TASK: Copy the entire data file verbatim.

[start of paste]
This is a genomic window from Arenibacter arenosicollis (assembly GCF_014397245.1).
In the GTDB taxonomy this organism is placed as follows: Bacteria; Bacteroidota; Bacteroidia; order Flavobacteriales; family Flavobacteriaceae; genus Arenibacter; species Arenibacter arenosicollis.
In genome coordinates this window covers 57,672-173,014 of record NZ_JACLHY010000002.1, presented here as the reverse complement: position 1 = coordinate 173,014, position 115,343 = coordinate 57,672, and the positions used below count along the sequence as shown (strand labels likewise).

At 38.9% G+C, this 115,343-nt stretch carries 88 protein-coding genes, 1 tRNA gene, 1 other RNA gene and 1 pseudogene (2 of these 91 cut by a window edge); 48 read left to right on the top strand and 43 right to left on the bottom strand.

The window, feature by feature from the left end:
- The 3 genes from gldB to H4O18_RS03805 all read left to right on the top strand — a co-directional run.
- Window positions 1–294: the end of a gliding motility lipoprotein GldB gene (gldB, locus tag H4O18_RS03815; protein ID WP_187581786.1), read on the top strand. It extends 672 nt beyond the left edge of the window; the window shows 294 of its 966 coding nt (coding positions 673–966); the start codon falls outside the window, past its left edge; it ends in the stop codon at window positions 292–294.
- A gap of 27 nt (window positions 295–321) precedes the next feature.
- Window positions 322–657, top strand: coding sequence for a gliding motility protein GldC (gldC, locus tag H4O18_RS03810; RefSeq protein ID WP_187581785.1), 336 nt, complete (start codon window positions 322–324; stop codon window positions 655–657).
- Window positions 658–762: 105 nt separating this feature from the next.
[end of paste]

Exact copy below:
This is a genomic window from Arenibacter arenosicollis (assembly GCF_014397245.1).
In the GTDB taxonomy this organism is placed as follows: Bacteria; Bacteroidota; Bacteroidia; order Flavobacteriales; family Flavobacteriaceae; genus Arenibacter; species Arenibacter arenosicollis.
In genome coordinates this window covers 57,672-173,014 of record NZ_JACLHY010000002.1, presented here as the reverse complement: position 1 = coordinate 173,014, position 115,343 = coordinate 57,672, and the positions used below count along the sequence as shown (strand labels likewise).

At 38.9% G+C, this 115,343-nt stretch carries 88 protein-coding genes, 1 tRNA gene, 1 other RNA gene and 1 pseudogene (2 of these 91 cut by a window edge); 48 read left to right on the top strand and 43 right to left on the bottom strand.

The window, feature by feature from the left end:
- The 3 genes from gldB to H4O18_RS03805 all read left to right on the top strand — a co-directional run.
- Window positions 1–294: the end of a gliding motility lipoprotein GldB gene (gldB, locus tag H4O18_RS03815; protein ID WP_187581786.1), read on the top strand. It extends 672 nt beyond the left edge of the window; the window shows 294 of its 966 coding nt (coding positions 673–966); the start codon falls outside the window, past its left edge; it ends in the stop codon at window positions 292–294.
- A gap of 27 nt (window positions 295–321) precedes the next feature.
- Window positions 322–657, top strand: coding sequence for a gliding motility protein GldC (gldC, locus tag H4O18_RS03810; RefSeq protein ID WP_187581785.1), 336 nt, complete (start codon window positions 322–324; stop codon window positions 655–657).
- Window positions 658–762: 105 nt separating this feature from the next.